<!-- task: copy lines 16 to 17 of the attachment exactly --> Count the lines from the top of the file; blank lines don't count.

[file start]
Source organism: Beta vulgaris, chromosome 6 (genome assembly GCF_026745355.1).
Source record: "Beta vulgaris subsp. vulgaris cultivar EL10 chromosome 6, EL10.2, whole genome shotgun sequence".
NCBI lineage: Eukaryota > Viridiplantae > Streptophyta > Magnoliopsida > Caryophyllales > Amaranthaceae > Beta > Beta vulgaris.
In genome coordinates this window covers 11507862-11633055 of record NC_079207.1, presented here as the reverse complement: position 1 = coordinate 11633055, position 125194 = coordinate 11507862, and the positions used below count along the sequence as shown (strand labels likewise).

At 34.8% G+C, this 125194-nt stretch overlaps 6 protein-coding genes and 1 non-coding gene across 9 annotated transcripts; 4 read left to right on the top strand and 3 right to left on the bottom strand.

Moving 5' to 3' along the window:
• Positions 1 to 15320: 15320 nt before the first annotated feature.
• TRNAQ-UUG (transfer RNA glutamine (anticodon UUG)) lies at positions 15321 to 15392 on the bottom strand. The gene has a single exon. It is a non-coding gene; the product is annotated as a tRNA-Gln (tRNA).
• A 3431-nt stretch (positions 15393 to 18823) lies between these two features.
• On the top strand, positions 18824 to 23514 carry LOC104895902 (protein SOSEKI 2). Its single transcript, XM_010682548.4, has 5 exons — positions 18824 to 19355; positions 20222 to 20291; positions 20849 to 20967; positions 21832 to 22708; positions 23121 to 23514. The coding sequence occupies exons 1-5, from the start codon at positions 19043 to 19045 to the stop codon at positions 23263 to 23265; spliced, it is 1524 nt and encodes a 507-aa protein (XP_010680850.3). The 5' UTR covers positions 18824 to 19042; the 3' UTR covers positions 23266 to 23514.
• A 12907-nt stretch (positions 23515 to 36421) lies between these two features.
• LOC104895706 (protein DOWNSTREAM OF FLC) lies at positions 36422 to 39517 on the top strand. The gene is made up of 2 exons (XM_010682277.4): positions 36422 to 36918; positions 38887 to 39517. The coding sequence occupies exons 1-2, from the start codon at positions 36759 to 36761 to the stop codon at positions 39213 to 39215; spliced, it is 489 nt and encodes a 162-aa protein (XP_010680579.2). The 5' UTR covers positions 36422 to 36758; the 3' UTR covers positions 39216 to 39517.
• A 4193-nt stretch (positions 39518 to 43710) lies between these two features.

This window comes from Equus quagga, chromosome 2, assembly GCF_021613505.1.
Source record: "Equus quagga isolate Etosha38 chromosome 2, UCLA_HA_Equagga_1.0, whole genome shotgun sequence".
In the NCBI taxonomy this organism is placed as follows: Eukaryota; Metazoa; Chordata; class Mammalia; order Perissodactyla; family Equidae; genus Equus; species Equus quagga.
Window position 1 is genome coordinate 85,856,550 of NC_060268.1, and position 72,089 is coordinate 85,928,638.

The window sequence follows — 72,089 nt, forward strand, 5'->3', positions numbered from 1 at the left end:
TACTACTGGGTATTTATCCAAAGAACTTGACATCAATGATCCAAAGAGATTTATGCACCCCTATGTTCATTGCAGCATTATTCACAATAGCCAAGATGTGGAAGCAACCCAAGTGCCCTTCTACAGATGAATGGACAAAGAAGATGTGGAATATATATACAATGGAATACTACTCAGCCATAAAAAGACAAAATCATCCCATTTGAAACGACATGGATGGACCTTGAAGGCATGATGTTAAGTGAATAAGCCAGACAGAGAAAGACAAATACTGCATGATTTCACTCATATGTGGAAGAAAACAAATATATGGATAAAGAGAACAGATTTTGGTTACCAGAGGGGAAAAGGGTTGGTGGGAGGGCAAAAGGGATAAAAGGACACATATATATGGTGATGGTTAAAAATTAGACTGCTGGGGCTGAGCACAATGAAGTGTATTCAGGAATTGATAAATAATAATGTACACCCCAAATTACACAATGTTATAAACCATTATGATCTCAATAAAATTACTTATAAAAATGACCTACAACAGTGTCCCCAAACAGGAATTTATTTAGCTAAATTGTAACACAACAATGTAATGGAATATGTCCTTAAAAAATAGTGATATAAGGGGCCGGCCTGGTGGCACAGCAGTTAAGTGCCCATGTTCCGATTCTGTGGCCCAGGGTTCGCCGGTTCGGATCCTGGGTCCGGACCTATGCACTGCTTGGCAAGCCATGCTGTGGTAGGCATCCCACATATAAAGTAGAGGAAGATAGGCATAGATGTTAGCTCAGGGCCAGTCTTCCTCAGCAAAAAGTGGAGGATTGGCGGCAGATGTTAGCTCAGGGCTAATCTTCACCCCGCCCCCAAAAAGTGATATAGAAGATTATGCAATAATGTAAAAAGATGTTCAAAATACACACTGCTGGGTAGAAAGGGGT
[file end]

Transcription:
In the NCBI taxonomy this organism is placed as follows: Eukaryota; Metazoa; Chordata; class Mammalia; order Perissodactyla; family Equidae; genus Equus; species Equus quagga.
Window position 1 is genome coordinate 85,856,550 of NC_060268.1, and position 72,089 is coordinate 85,928,638.